Week 4 Class Notes, 21 February 2019

The Ako Incident

At the beginning of the 18th century an event occurred that helped to support the samurai’s claim to moral superiority through bushido. It was called the Ako Incident.

On April 17, 1701, the Daimyo of Ako, Asano Naganori (1667-1701), attacked Kira Yoshihisa (1641-1703), the shogun’s master of etiquette, in the shogun’s palace. The law strictly forbade the drawing of a weapon, or engaging in a fight, within the palace grounds. The Daimyo of Ako was immediately arrested and ordered to commit seppuku that day, and did so. On April 18th the order went out to confiscate all the Asano property. This dispossessed the Asano family and left all their samurai retainers unemployed. “Ronin” means unemployed, so the Ako samurai became ronin.

Asano, the Daimyo of Ako, did not disclose his reason for attacking Kira. As Asano would have understood the consequences of his act, it was assumed that he must have been provoked by Kira, in which case Kira would have been a party to the fight within the place, making him guilty as well, but Kira was never charged with a crime.

Asano had approx. 270 samurai retainers. The most senior was Oishi Kuranosuke (1659-1703). On May 26th Oishi and the Ako retainers surrendered Ako Castle and the former Ako samurai dispersed. Oishi secretly lead a group of 46 of these men, including his own son, in planning and executing an attack on Kira. The majority of the Ako samurai did not join the vendetta. Asano had broken the law and this type of vengeance was forbidden.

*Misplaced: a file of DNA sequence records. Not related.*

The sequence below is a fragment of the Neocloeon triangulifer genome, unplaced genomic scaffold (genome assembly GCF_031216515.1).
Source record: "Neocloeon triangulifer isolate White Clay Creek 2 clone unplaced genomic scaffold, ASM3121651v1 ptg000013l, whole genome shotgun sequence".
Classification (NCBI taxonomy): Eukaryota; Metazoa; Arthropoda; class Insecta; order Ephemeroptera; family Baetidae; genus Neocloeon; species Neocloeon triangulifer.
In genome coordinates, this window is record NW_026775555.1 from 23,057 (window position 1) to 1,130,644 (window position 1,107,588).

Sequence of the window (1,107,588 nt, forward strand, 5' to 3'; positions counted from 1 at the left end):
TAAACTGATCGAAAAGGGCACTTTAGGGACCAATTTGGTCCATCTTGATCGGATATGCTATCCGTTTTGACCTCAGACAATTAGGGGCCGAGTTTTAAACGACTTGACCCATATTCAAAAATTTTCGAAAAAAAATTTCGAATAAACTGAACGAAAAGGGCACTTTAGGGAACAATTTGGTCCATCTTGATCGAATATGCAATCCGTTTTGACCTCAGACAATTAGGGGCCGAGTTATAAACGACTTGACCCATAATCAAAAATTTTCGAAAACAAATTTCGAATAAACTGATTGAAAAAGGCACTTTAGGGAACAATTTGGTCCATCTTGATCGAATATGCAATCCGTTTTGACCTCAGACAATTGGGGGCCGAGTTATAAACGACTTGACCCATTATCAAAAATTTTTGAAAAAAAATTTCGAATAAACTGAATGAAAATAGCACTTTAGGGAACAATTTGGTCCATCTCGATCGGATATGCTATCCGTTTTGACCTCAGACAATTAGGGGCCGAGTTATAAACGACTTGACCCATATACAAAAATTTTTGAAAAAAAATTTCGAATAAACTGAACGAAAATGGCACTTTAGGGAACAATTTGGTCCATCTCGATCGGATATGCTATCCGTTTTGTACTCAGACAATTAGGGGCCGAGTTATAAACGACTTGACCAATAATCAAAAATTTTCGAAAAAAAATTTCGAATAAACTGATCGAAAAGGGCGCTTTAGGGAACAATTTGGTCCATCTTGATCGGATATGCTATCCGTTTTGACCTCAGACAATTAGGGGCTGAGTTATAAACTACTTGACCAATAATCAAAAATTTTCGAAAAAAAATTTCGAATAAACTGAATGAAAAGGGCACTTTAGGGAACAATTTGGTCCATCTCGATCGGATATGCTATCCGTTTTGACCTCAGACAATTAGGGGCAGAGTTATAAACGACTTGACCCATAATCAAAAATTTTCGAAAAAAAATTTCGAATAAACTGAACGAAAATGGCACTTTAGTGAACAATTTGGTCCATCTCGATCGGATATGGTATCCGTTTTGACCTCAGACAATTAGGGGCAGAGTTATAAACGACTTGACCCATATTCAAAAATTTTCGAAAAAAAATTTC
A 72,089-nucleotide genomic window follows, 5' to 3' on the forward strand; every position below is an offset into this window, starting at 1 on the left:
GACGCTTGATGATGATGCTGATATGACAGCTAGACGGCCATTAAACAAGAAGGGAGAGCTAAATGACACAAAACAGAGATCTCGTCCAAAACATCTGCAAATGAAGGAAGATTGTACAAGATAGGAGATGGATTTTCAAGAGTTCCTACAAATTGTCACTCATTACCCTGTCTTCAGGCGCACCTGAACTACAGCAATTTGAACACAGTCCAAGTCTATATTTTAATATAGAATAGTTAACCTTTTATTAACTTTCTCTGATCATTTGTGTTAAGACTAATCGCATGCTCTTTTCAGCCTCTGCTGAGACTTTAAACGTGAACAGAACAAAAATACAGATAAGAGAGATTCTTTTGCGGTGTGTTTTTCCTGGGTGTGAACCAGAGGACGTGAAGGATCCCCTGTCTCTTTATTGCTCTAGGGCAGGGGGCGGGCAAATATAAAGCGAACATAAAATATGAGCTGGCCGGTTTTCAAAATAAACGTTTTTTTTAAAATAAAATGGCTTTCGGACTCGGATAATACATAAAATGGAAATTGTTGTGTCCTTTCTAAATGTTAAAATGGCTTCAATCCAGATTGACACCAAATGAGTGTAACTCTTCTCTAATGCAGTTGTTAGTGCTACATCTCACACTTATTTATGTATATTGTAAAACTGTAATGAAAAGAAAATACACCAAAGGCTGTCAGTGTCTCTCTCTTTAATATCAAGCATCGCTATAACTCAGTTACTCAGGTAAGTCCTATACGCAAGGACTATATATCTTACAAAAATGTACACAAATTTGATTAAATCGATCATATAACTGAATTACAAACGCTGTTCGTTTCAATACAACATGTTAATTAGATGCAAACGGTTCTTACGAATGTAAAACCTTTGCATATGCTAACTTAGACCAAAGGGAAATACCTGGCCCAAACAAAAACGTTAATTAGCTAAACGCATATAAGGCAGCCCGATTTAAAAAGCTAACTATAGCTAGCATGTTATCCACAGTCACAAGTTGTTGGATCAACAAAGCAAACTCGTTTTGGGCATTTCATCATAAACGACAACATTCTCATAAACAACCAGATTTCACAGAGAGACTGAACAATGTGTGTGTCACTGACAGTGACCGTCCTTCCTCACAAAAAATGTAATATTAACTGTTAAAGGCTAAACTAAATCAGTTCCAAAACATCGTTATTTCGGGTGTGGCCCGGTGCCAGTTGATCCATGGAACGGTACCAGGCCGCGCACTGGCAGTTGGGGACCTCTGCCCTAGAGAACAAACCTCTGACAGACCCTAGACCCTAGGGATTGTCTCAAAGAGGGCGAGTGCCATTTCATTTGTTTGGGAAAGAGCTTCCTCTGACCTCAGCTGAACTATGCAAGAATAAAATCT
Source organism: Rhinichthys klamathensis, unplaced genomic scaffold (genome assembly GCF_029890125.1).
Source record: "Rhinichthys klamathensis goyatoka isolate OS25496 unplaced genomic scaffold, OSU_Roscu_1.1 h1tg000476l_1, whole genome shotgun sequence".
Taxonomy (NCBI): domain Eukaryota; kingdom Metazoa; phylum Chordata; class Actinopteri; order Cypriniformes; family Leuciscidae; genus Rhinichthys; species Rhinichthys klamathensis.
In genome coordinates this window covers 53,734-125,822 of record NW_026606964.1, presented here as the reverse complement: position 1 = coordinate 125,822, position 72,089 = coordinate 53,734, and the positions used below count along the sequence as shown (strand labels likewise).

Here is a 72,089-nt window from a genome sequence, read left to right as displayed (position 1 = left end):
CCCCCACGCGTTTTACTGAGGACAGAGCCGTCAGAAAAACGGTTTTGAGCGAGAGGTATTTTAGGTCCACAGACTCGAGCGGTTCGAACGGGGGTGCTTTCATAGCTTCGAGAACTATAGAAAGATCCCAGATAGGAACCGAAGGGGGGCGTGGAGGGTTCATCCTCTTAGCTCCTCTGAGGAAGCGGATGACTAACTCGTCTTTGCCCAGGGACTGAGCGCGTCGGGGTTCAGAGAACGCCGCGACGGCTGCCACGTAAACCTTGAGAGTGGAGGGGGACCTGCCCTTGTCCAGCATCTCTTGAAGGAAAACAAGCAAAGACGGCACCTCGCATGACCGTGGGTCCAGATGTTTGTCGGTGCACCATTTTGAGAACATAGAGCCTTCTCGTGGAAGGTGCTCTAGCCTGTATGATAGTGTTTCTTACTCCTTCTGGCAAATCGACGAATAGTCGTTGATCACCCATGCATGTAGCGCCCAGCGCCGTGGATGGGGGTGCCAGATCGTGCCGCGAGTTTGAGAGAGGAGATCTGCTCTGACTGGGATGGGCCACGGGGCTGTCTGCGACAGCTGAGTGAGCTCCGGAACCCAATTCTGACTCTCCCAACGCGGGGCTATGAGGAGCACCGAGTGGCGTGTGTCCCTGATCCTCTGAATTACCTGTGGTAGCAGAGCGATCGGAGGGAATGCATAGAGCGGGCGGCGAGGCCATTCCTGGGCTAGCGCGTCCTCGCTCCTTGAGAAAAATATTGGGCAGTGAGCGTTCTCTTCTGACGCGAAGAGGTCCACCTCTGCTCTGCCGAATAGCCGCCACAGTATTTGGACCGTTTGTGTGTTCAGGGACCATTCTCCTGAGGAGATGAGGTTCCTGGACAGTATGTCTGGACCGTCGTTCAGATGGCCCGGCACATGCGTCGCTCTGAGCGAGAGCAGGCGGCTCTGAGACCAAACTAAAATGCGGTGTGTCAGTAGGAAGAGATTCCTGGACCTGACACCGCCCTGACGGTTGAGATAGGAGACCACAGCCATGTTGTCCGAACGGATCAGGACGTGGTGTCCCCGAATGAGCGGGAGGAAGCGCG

On the night of January 30th, 1703, the Ako ronin attacked Kira’s mansion (the 14th day of the 12th month of 1702 according to the Japanese calendar of the time). Kira had approximately 180 samurai retainers. The attack began with a small advance group of ronin scaling the wall of Kira’s compound. They were able to lock most of Kira’s samurai in their barracks.

During the attack 14 of Kira’s samurai were killed, 3 of Kira’s servants were killed, and many were injured. None of the ronin were killed or seriously injured. At the time of this attack the oldest ronin was 78 and the youngest, Oishi’s son Chikara, was 15. Chikara would be 16 by the time of his death.

The ronin found Kira and beheaded him. Forty six of them walked through the streets of Edo to Sengakuji Temple, an approximately 2 hour walk. They washed Kira’s head and placed it on Asano’s grave, along with a note and the blade Asano had used for his seppuku. They then waited for the authorities to arrive and surrendered.

This document was left with the head: